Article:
Yes, You Should Leave WhatsApp
WhatsApp started in February 2009 and quickly became the world’s messaging service because of the network effect and it was unique in itself. Unique in terms that when it launched, personal messaging was through SMS and it costed money. WhatsApp made it possible to send a message through the internet to anyone in the world as long as they are on the same platform and cost zero money to send a message. It was eventually acquired by Facebook in 2014.
The hot debate right now is that should you leave WhatsApp because of new terms and conditions and go use different messenger app out there like telegram and signal. Let’s talk about some things regarding that.
Whatsapp is owned by Facebook, the largest social sharing platform and it’s one of the biggest media giants out there. Facebook’s large part of income source comes from the ads. I’m here quoting the revenue data which is available publicly, you can check for yourselves. Ads sales are the primary source of revenue for them. Facebook posted $21.2 billion in advertising revenue in Q3 2020, comprising 99% of the company’s total revenue. It’s a huge amount if you ask me.
But Facebook didn’t acquire WhatsApp just to keep it free and not make money. A business doesn’t operate that way. And Facebook didn’t spend $19 billion down to drain just for nothing. Facebook must have something in their course of action to make revenue from it.
When something online is free, you’re not the customer, you’re the product.
How does WhatsApp make money?
WhatsApp is free for personal use.
WhatsApp makes money through ads as well as a business platform called WhatsApp For Business API. With the Click to WhatsApp ad system, users see an ad on Facebook, which they can follow to message the company on WhatsApp.
The messaging service remains free for businesses, but there are charges associated with certain actions. Communicating with customers using WhatsApp for Business is free. The app charges a fee if businesses take longer than 24 hours to reply to a query.
Causes for Concern
You think your data is not worth anything. But that’s where you are wrong. In the right hands, it’s gold to the right bidder. The data you share with them can be used against you. To target the ads for you.
Your data tells a lot about you. Your likes, your dislikes. Things about your social circle. What makes you tick. What makes you trigger. Your opinions. Your biases. Political inclinations. Self Perception. The environment around you.
It could be a boon for your life. Or it can be a nightmare. Depends on what they do with the information, and can you trust them with it.
The company whose major source of revenue comes from ads, for them the more data about someone they can get, the more they earn revenue. Based on your data, they construct the profile about you and then they will recommend the products that someone like you has purchased based on data they have. You are more likely to purchase the products they recommended and in turn, they make money. This is the true motive I think why WhatsApp is asking about the data to share and keep on the Facebook servers.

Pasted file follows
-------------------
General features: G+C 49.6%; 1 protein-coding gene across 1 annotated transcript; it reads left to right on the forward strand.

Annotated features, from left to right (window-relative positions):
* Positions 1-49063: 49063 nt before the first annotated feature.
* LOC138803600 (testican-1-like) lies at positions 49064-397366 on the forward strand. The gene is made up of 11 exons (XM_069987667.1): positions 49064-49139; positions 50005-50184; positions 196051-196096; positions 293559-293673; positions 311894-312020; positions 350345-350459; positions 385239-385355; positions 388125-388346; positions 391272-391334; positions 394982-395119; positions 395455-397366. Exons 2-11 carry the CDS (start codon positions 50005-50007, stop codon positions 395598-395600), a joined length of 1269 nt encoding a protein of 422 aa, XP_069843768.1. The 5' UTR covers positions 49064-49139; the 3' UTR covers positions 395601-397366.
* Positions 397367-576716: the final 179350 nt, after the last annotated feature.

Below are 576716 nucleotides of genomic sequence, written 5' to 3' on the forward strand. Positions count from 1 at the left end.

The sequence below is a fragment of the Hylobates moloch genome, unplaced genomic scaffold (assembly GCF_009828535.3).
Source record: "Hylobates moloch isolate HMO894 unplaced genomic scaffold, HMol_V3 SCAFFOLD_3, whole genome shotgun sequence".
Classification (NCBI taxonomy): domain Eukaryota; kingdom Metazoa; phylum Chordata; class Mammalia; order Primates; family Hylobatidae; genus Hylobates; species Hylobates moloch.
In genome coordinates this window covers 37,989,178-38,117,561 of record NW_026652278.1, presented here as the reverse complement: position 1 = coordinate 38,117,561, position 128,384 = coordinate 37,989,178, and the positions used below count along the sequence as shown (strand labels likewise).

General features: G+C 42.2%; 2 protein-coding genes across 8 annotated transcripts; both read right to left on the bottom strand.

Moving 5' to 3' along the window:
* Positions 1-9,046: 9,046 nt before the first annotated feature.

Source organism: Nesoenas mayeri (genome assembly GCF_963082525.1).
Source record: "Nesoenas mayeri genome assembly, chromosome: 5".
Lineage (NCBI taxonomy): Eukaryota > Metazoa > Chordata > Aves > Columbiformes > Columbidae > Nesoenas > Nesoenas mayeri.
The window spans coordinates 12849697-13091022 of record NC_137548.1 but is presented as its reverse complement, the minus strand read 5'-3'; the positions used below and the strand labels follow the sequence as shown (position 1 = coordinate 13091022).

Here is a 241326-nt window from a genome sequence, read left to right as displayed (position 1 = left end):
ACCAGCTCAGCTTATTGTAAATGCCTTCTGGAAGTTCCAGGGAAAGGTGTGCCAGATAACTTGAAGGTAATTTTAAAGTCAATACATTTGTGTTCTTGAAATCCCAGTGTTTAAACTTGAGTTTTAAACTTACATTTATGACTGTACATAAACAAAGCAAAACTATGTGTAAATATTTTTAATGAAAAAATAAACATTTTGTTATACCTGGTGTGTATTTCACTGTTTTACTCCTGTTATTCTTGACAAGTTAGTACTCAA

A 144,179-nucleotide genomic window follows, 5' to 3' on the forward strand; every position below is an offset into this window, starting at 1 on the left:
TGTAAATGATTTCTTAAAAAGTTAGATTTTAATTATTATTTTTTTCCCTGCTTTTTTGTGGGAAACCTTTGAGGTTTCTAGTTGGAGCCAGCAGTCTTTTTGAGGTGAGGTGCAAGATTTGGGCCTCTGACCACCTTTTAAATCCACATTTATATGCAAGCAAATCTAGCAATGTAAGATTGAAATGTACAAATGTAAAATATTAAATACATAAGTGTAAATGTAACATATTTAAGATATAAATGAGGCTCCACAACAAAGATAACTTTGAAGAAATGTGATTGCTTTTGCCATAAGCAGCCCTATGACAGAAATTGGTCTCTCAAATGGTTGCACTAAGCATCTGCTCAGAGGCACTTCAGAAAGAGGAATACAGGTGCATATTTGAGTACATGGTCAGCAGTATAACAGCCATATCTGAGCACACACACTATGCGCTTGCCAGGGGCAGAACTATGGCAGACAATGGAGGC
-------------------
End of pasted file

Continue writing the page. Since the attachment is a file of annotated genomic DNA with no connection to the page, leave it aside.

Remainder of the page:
The concept behind this is that relies on the network effect. Let’s say you purchased some product. Now the data about it can be used to make recommendations of a similar product to the contacts in your social circle. And also used to recommend around your social demographic data. People base their decisions on their social environment. They are more likely to purchase that product compared to the random anonymous person out there. That how targeted advertising works.
Now after these new terms take effect, it means all that data would be forwarded and kept on Facebook’s servers. I don’t know the purpose of keeping all that huge data apart from the fact that to use it for targeted advertising.
How WhatsApp can be monetized?
I am speculating here but it is very much probable. Dealing in the ad space, Facebook will very much likely do something related to ads.
It introduces ads on their app. You will see ads from various businesses on the app keeping it free. Using our data against ourselves to target some product or service.
Also it already has introduced the payments systems in it. WhatsApp pay is already live in some countries. Much of the future course of action remains a mystery and only time will tell what might Facebook unfold.
The Alternative to Use
Now coming to other side, what to do if you leave WhatsApp. There are options to consider to use other than WhatsApp. Different apps have emerged after WhatsApp came. Two of them are Telegram and Signal.
Both are made on the grounds of privacy features built-in. They don’t need any data from you. That’s what makes them different from WhatsApp.
Signal is a new messaging app that is an independent non-profit and uses privacy features. It has got a lot of attention after the famous Elon Musk tweeted about it.
As stated in the above chart, signal doesn’t collect any data about you compared to other messenger apps out there. I highly recommend switching to signal if you are privacy-focused and don’t want to share the data that can be targeted against you. And also tell your social circle about it so they can also make the right decisions about their data.
Telegram is also an alternative to signal. It’s just a personal preference between telegram and signal. Choose the one based on your social circle because if you are the only one on it then it’s of no use.
At last, privacy is important. We live in the world of information. Data is like the key to your own online home. You don’t want any unwanted visitors to your home. Your data can help other shape you, change you and bend you according to their will. That’s why it’s important to safeguard your data. If you will not safeguard your data then nobody will.